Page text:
Carat USA, Fusion Unite

NEW YORK Aegis Group’s Carat today unveiled a major restructuring that merges Carat USA with digital unit Carat Fusion.

Ray Warren, president of Carat USA, is leaving the company.

Sarah Fay, who had overseen the domestic operations of Isobar, the unit that manages all Aegis digital assets, including Carat Fusion, will run the merged entity as CEO. She retains the chief executive title and oversight of Isobar.

“In order for traditional media to thrive in today’s marketing landscape, it must incorporate digital into the heart of the strategy. We believe that combining these two great companies together into a single organization reinvents the agency model. It is a game-changer,” said David Verklin, CEO of Carat Americas.

Verklin said the merger is the first of its kind. “I don’t think this has been done this way anywhere in the world,” he said. “Certainly of this scale and size.” And he believes it will be a model that others will follow.

The merged entity, to be called Carat, has roughly $7.6 billion in billings, with $7.1 billion coming from Carat USA clients and and estimated $500 million spent by Carat Fusion clients. In 2006, Carat USA had $240 million in revenue and Carat Fusion had about $48 million. The new shop will have close to 1,000 employees.

Fay added that Combining the two just “makes plain sense,” because it allows Carat to have one team serving clients and eliminates duplication. “We just want to make it a formal structure and process where there’s a strategic lead who understand digital strategies and traditional.”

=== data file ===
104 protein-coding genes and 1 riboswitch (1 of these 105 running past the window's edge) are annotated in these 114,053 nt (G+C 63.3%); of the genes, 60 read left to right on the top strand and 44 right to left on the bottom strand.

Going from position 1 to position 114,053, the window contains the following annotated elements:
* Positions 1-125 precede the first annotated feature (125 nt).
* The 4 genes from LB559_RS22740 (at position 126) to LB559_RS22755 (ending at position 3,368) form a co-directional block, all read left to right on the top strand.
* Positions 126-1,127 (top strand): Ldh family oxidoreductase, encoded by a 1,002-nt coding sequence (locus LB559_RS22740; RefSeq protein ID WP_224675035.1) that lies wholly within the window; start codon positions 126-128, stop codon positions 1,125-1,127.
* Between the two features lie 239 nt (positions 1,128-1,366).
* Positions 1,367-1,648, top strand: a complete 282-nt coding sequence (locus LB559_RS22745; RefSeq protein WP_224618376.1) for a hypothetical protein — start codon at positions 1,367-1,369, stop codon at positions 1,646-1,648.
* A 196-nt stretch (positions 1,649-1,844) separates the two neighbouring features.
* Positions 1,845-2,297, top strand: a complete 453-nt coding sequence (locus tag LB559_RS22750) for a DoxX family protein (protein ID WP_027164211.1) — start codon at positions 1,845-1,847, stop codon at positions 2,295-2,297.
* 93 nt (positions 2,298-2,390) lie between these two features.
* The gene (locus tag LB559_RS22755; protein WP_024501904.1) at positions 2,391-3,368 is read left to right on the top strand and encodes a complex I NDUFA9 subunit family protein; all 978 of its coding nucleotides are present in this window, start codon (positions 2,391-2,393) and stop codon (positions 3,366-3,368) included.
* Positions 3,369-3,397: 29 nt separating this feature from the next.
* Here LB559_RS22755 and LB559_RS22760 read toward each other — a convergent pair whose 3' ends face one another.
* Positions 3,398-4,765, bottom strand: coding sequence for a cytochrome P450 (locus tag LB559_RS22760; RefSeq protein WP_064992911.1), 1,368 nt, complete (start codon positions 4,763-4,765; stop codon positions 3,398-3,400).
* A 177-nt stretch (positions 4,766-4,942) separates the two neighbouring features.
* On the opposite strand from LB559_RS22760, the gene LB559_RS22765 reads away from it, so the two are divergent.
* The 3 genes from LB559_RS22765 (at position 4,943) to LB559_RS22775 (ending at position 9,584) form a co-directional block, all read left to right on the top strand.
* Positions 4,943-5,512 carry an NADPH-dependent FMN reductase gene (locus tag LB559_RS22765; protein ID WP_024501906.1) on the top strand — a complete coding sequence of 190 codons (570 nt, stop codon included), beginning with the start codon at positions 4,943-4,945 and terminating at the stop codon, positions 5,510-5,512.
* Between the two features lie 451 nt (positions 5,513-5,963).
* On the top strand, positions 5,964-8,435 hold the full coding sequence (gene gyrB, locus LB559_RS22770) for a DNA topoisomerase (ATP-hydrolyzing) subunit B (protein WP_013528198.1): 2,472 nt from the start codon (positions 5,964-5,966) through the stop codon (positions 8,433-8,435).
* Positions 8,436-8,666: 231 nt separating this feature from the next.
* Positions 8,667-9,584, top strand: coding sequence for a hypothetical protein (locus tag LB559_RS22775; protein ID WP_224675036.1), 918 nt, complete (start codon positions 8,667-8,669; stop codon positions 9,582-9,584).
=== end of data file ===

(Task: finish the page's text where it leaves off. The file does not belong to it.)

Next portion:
“We need people who are in the lead role with clients to be able to talk about an entire program from end to end,” she said. “We can’t have a client lead for traditional and digital. The worst thing for a client is when there’s two voices.”

Scott Sorokin, most recently president of Carat Fusion, becomes president of the merged operation.

Warren joined Carat USA in mid-2005. During his tenure Carat experienced a number of highs and lows, punctuated by the experience of competing for the Wal-Mart media business twice. It won the first time but then lost in the re-do, which was sparked by the client’s belief that the first review was tainted by alleged misconduct on the part of its top ad executive, Julie Roehm, who was subsequently dismissed. Litigation between Roehm and Wal-Mart is ongoing.

Last year, Carat USA also lost its Pfizer Consumer Care account, with estimated billings of $400 million, without a review, after the unit was sold to Johnson & Johnson who then placed the account with roster shops. (Ironically, Carat won a huge piece of J&J’s European region in its recently completed global media review.)

Verklin defended Warren’s performance at the shop, saying, “He did a fantastic job.” Though Warren was one of the architects of the merger, “It’s just not what he wants to do next,” Verklin said.

—with Brian Morrissey